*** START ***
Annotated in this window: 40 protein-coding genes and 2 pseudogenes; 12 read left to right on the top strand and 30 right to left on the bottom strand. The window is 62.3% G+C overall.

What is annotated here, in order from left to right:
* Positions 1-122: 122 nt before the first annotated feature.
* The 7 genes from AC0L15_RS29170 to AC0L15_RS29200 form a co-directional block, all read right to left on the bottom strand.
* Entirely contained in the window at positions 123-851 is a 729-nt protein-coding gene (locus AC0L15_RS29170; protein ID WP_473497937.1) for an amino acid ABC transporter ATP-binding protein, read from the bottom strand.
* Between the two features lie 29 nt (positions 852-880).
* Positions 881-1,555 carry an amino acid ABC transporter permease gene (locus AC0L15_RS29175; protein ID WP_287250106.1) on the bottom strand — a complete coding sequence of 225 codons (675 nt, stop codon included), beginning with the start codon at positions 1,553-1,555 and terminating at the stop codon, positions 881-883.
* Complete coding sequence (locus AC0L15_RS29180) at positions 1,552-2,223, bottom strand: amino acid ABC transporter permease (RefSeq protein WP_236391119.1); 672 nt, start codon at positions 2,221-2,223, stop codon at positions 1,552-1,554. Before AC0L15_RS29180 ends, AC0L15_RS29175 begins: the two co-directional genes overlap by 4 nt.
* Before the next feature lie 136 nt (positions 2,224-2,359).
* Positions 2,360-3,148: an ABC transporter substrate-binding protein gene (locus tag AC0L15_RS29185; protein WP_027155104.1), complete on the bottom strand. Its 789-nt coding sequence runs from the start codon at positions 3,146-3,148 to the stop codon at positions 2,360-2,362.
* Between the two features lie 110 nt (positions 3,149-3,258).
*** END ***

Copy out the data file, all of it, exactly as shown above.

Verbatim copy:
Annotated in this window: 40 protein-coding genes and 2 pseudogenes; 12 read left to right on the top strand and 30 right to left on the bottom strand. The window is 62.3% G+C overall.

What is annotated here, in order from left to right:
* Positions 1-122: 122 nt before the first annotated feature.
* The 7 genes from AC0L15_RS29170 to AC0L15_RS29200 form a co-directional block, all read right to left on the bottom strand.
* Entirely contained in the window at positions 123-851 is a 729-nt protein-coding gene (locus AC0L15_RS29170; protein ID WP_473497937.1) for an amino acid ABC transporter ATP-binding protein, read from the bottom strand.
* Between the two features lie 29 nt (positions 852-880).
* Positions 881-1,555 carry an amino acid ABC transporter permease gene (locus AC0L15_RS29175; protein ID WP_287250106.1) on the bottom strand — a complete coding sequence of 225 codons (675 nt, stop codon included), beginning with the start codon at positions 1,553-1,555 and terminating at the stop codon, positions 881-883.
* Complete coding sequence (locus AC0L15_RS29180) at positions 1,552-2,223, bottom strand: amino acid ABC transporter permease (RefSeq protein WP_236391119.1); 672 nt, start codon at positions 2,221-2,223, stop codon at positions 1,552-1,554. Before AC0L15_RS29180 ends, AC0L15_RS29175 begins: the two co-directional genes overlap by 4 nt.
* Before the next feature lie 136 nt (positions 2,224-2,359).
* Positions 2,360-3,148: an ABC transporter substrate-binding protein gene (locus tag AC0L15_RS29185; protein WP_027155104.1), complete on the bottom strand. Its 789-nt coding sequence runs from the start codon at positions 3,146-3,148 to the stop codon at positions 2,360-2,362.
* Between the two features lie 110 nt (positions 3,149-3,258).